Distribution and relative abundance of eastern spotted skunk records across their range

  • Authors: Perry, Roger W.; Sasse, D. Blake; Perkins, J. Clint; Sharp, Nicholas W.
  • Publication Year: 2021
  • Publication Series: Scientific Journal (JRNL)
  • Source: Southeastern Naturalist

Abstract

Evidence suggests the range of Spilogale putorius (Eastern Spotted Skunk) has contracted and its abundance has declined in the past 70 years, leading to conservation concerns. We summarized county records of Eastern Spotted Skunks collected during 2000–2020 to determine the current range and relative abundance of the species. We accumulated 1174 records from 257 counties across its historic range in the United States, with 901 records from 197 counties considered verified. Verified records included museum specimens, photo-documented occurrences, and captures by researchers. We created 2 distribution maps: one of their current range based on all occurrence records and another from only verified records. Records indicated the Eastern Spotted Skunk persisted across a large portion of its historic range, and is relatively abundant in the Interior Highlands, Appalachian Mountains, central Texas, central South Dakota, and south Florida. Our results also suggest that the species’ overall range has contracted since 1959. Regions with a relatively high abundance of current records covered a variety of ecosystems, including agricultural areas, grasslands, woodlands, and forests. These data provide managers with information concerning where research and conservation efforts can be focused for this potentially declining species.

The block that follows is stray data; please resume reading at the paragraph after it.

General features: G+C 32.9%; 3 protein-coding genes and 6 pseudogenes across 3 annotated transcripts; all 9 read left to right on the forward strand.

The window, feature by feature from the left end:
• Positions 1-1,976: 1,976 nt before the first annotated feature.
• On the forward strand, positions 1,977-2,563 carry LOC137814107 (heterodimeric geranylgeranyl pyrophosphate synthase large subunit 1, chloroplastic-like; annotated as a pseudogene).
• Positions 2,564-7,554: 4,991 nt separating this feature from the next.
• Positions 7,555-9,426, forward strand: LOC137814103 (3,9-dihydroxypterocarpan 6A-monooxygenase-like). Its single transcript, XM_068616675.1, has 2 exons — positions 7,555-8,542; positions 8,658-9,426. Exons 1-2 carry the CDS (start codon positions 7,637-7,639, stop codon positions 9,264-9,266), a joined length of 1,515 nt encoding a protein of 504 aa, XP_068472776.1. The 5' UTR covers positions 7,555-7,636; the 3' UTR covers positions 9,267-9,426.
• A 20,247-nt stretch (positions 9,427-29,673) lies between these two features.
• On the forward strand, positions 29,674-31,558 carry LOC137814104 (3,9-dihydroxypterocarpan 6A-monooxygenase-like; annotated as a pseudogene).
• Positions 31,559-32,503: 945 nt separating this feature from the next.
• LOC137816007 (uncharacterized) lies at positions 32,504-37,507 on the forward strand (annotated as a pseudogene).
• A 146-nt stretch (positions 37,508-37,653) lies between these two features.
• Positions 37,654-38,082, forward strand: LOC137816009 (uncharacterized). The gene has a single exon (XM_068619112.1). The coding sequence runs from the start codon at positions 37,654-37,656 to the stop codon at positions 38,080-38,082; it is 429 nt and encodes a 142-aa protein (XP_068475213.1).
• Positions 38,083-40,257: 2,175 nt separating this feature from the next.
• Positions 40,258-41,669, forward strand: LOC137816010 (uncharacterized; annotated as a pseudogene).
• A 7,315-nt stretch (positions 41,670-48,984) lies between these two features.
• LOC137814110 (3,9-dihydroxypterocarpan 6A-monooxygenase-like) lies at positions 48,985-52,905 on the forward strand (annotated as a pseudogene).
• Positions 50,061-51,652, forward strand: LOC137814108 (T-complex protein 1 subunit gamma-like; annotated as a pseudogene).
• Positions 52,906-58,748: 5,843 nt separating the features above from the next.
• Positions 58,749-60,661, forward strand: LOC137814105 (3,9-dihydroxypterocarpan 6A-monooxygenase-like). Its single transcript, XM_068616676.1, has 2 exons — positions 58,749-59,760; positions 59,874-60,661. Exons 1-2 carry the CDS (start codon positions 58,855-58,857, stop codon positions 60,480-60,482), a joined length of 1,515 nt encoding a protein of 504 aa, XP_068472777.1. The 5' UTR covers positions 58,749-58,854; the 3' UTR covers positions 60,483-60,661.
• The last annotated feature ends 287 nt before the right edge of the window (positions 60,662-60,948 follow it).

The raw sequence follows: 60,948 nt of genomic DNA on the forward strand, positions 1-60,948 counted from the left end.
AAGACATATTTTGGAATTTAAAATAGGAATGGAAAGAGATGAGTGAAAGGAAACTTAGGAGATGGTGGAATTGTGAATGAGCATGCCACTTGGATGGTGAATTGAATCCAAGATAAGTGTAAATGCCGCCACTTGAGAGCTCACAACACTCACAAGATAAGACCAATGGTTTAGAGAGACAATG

• Citation: Perry, Roger W.; Sasse, D. Blake; Perkins, J. Clint; Sharp, Nicholas W. 2021. Distribution and relative abundance of eastern spotted skunk records across their range. Southeastern Naturalist. 20(Special Issue 11): 13-23.
  • Keywords: Spilogale putorius, eastern spotted skunk, distribution
  • Posted Date: August 9, 2021
  • Modified Date: August 9, 2021
  • Print Publications Are No Longer Available

    In an ongoing effort to be fiscally responsible, the Southern Research Station (SRS) will no longer produce and distribute hard copies of our publications. Many SRS publications are available at cost via the Government Printing Office (GPO). Electronic versions of publications may be downloaded, printed, and distributed.

    Publication Notes

    • This article was written and prepared by U.S. Government employees on official time, and is therefore in the public domain.
    • Our online publications are scanned and captured using Adobe Acrobat. During the capture process some typographical errors may occur. Please contact the SRS webmaster if you notice any errors which make this publication unusable.
    • To view this article, download the latest version of Adobe Acrobat Reader.